References of "Perrin, Fabien"
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See detailDetecting consciousness in a total Locked-in syndrome: an active event related paradigm
Schnakers, Caroline ULg; Perrin, Fabien; Schabus, Manuel et al

in Neurocase : Case Studies in Neuropsychology, Neuropsychiatry & Behavioural Neurology (2009), 25

Total locked-in syndrome is characterized by tetraplegia, anarthria and paralysis of eye motility. In this study, consciousness was detected in a 21-year-old woman who presented a total locked-in syndrome ... [more ▼]

Total locked-in syndrome is characterized by tetraplegia, anarthria and paralysis of eye motility. In this study, consciousness was detected in a 21-year-old woman who presented a total locked-in syndrome after a basilar artery thrombosis (49 days post-injury) using an active event-related paradigm. The patient was presented sequences of names containing the patient's own name and other names. The patient was instructed to count her own name or to count another target name. Similar to 4 age- and gender-matched healthy controls, the P3 response recorded for the voluntarily counted own name was larger than while passively listening. This P3 response was observed 14 days before the first behavioral signs of consciousness. This study shows that our active event-related paradigm allowed to identify voluntary brain activity in a patient who would behaviorally be diagnosed as comatose. [less ▲]

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See detailLocked-in syndrome et états de conscience altérée: comment détecter la conscience?
Vanhaudenhuyse, Audrey ULg; Bruno, Marie-Aurélie ULg; Schnakers, Caroline ULg et al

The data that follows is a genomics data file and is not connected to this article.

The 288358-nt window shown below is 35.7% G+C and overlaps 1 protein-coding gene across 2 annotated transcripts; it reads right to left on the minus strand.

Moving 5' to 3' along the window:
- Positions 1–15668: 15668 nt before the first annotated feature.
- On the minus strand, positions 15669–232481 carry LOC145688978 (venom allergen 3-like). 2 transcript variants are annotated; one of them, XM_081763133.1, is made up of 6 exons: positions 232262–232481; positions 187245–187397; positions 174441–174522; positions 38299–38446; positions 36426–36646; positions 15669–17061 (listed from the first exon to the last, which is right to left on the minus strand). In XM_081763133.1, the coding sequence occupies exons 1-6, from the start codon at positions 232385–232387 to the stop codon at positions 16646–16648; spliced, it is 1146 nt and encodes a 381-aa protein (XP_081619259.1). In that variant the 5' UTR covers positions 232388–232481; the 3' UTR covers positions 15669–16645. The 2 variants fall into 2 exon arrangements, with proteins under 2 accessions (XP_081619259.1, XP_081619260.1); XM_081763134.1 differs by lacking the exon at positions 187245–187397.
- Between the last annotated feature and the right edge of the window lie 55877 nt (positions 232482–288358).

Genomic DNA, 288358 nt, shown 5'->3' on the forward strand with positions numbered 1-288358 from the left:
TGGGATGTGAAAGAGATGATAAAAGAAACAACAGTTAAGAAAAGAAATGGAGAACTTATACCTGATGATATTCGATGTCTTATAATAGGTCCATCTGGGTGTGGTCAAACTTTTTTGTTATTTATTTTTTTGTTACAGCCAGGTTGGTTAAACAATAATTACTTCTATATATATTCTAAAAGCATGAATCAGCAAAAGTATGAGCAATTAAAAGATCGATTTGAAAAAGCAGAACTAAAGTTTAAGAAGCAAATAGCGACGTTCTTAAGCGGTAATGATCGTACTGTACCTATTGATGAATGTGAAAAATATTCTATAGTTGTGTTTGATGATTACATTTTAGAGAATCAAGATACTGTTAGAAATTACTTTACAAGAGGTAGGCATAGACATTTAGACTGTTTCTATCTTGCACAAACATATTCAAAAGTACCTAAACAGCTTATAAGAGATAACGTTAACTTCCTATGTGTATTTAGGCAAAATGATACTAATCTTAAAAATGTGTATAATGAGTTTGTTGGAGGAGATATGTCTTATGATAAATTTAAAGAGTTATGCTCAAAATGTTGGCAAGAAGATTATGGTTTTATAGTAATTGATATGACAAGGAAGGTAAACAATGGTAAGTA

in Pellas, Frederique; Kiefer, C; Weiss, JJ (Eds.) et al Eveil de coma et états limites (2007)

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See detailDetecting consciousness in minimally conscious patients
Vanhaudenhuyse, Audrey ULg; Schnakers, Caroline ULg; Boly, Mélanie ULg et al

in Réanimation (2007), 16

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See detailTime-of-day modulations of rCBF response in functional brain imaging studies: a meta-analysis
Schmidt, Christina; Dang Vu, Thanh; Orban, Pierre et al

in NeuroImage (2005), 26(Suppl. 1),

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See detailNeural mechanisms involved in the detection of our first name : A combined ERPs and PET study
Perrin, Fabien; Maquet, Pierre ULg; Peigneux, Philippe ULg et al

in Neuropsychologia (2005), 43(1), 12-19

In everyday social interactions, hearing our own first name captures our attention and gives rise to a sense of self-awareness, since it is one of the most socially self related stimulus. In the present ... [more ▼]

In everyday social interactions, hearing our own first name captures our attention and gives rise to a sense of self-awareness, since it is one of the most socially self related stimulus. In the present study, we combined ERPs and PET scan methods to explore the cerebral mechanisms underlying the detection of our own name. While categorical analyses of PET data failed to reveal significant results, we found that the amplitude of the P3 component, elicited when hearing one's own name, correlates with regional cerebral blood changes in right superior temporal sulcus, precuneus and medial prefrontal cortex. Additionally, the latter was more correlated to the P3 obtained for the subject's name compared to that obtained for other first names. These results suggest that the medial prefrontal cortex plays the most prominent role in self-processing. (C) 2004 Elsevier Ltd. All rights reserved. [less ▲]